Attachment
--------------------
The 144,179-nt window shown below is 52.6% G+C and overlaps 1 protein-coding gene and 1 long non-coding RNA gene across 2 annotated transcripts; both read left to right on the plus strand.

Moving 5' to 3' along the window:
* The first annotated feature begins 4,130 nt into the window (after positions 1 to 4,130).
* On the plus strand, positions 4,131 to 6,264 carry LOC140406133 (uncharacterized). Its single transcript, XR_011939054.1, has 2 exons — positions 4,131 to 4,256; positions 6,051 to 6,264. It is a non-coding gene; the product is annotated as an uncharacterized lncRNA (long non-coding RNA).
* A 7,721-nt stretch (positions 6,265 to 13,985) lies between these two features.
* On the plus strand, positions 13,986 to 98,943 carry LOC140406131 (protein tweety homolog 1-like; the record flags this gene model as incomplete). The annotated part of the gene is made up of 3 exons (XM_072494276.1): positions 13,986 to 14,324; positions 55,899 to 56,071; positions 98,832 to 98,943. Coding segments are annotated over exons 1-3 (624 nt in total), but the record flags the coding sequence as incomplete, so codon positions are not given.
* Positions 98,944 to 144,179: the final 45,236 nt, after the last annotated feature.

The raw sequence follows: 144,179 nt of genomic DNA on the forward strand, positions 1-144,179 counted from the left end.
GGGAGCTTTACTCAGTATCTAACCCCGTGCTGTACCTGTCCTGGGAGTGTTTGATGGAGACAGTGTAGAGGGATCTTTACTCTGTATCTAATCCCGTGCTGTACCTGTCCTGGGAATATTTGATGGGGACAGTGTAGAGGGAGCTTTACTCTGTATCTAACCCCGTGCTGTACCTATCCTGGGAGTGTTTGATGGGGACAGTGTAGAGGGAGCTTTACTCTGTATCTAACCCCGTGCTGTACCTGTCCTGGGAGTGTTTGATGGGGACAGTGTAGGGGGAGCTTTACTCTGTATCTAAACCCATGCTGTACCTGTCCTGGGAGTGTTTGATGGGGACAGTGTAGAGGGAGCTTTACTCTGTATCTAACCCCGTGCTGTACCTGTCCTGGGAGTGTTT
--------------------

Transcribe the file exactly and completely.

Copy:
The 144,179-nt window shown below is 52.6% G+C and overlaps 1 protein-coding gene and 1 long non-coding RNA gene across 2 annotated transcripts; both read left to right on the plus strand.

Moving 5' to 3' along the window:
* The first annotated feature begins 4,130 nt into the window (after positions 1 to 4,130).
* On the plus strand, positions 4,131 to 6,264 carry LOC140406133 (uncharacterized). Its single transcript, XR_011939054.1, has 2 exons — positions 4,131 to 4,256; positions 6,051 to 6,264. It is a non-coding gene; the product is annotated as an uncharacterized lncRNA (long non-coding RNA).
* A 7,721-nt stretch (positions 6,265 to 13,985) lies between these two features.
* On the plus strand, positions 13,986 to 98,943 carry LOC140406131 (protein tweety homolog 1-like; the record flags this gene model as incomplete). The annotated part of the gene is made up of 3 exons (XM_072494276.1): positions 13,986 to 14,324; positions 55,899 to 56,071; positions 98,832 to 98,943. Coding segments are annotated over exons 1-3 (624 nt in total), but the record flags the coding sequence as incomplete, so codon positions are not given.
* Positions 98,944 to 144,179: the final 45,236 nt, after the last annotated feature.

The raw sequence follows: 144,179 nt of genomic DNA on the forward strand, positions 1-144,179 counted from the left end.
GGGAGCTTTACTCAGTATCTAACCCCGTGCTGTACCTGTCCTGGGAGTGTTTGATGGAGACAGTGTAGAGGGATCTTTACTCTGTATCTAATCCCGTGCTGTACCTGTCCTGGGAATATTTGATGGGGACAGTGTAGAGGGAGCTTTACTCTGTATCTAACCCCGTGCTGTACCTATCCTGGGAGTGTTTGATGGGGACAGTGTAGAGGGAGCTTTACTCTGTATCTAACCCCGTGCTGTACCTGTCCTGGGAGTGTTTGATGGGGACAGTGTAGGGGGAGCTTTACTCTGTATCTAAACCCATGCTGTACCTGTCCTGGGAGTGTTTGATGGGGACAGTGTAGAGGGAGCTTTACTCTGTATCTAACCCCGTGCTGTACCTGTCCTGGGAGTGTTT